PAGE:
KIRKSTALL ABBEY AND BARNOLDSWICK

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KIRKSTALL ABBEY AND BARNOLDSWICK

Post by Stanley » 05 Apr 2016, 04:31

KIRKSTALL ABBEY AND BARNOLDSWICK

[I copied this text from the leodis/leeds/kirkstall site as it was quicker than going to the library to copy the original from Whitaker’s history of the deanery of Craven. Apologies for this heinous crime. SCG]

Serlo de Percy was one of the original lay brothers who accompanied the monks from Fountains Abbey who were sent to found the abbey at Barnoldswick. He is an interesting man in himself and later became Abbot at Whitby. He recounted the story of the failed venture in Barnoldswick to the Abbot of Kirkstall. Hugh de Kirkstall gives us a much fuller version of events....

“Now there was in those days in the province of York a certain man of great possessions, and among the great folk of the kingdom most notable and most noteworthy, by name Henry de Lacy; and it fell out that he was sick for many days. The man grown penitent under the scourge of God, made a Vow to the Lord that he would build an abbey of the Cistercian order in honour of the glorious Virgin Mary and Mother of God, Mary.
He recovered and not unmindful of his vow straightaway caused the abbot of Fountains to be summoned to him, laid before him his intention described his vow and assigned to him by donation solemnly made a certain vill by name Barnoldswick with its appurtenances for the construction of an abbey, and Confirmed the same by his charter.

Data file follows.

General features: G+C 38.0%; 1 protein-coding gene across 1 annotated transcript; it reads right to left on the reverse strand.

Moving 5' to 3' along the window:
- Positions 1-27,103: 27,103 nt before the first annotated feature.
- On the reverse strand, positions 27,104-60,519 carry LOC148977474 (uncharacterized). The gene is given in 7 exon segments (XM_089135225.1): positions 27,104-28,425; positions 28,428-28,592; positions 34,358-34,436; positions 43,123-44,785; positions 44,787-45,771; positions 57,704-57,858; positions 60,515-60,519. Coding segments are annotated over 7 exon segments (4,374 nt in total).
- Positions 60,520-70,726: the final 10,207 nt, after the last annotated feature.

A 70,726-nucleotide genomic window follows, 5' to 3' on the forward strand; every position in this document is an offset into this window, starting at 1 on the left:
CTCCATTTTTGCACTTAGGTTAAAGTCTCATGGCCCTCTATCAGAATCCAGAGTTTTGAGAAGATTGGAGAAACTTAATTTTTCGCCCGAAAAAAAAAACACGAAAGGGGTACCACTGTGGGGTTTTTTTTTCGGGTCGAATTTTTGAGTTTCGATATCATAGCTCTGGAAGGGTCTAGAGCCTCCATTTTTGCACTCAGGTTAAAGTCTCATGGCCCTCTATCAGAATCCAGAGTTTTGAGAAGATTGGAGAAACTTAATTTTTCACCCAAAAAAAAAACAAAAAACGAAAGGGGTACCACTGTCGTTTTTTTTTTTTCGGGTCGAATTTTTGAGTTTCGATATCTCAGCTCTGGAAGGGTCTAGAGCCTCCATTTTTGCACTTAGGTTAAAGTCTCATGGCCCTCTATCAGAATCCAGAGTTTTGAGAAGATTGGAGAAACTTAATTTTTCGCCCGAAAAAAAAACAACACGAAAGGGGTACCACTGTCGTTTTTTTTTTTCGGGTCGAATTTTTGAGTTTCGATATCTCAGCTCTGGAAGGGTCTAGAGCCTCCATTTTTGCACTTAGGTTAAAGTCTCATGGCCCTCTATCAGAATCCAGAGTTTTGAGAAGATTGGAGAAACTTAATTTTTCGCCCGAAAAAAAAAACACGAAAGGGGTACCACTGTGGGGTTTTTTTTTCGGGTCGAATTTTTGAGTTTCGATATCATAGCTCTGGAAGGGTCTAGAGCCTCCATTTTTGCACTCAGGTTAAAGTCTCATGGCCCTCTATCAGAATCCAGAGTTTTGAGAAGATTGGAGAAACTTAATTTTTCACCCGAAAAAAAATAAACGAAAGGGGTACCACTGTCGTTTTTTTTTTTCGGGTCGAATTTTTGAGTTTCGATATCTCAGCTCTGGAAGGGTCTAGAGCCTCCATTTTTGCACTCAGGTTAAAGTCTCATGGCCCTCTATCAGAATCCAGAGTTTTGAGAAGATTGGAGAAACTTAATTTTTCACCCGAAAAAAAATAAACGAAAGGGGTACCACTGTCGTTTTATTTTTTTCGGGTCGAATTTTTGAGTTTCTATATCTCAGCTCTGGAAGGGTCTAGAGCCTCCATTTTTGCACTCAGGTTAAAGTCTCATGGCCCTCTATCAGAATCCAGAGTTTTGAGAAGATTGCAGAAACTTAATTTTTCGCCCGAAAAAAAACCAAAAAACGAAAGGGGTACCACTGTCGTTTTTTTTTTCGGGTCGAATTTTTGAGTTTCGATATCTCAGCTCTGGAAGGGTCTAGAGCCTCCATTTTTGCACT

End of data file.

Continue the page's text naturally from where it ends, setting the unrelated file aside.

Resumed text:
Now the said vill belonged to the fee of Hugh Bigod, Earl of Norfolk, and the said Henry had held it by rendering to the Earl annually five marks and one hawk a year old, though for many years previous to this time he had ceased payment. The abbot took the gift offered from the hand of the man, not knowing the matter to be the subject of dispute, and sending brethren built humble offices according to the form of the order, and called the place by a new name ‘the Mount of St. Mary.’
So, the offices arranged according to custom, in the year of the Incarnation of our Lord one thousand one hundred and forty-seven, there was ordained abbot of the same place the venerable man the lord Alexander, prior of Fountains, who on that very day, namely, May 19th, was despatched from the abbey of Fountains with twelve monks and too lay brothers to the new abbey, which was called the Mount of Saint Mary.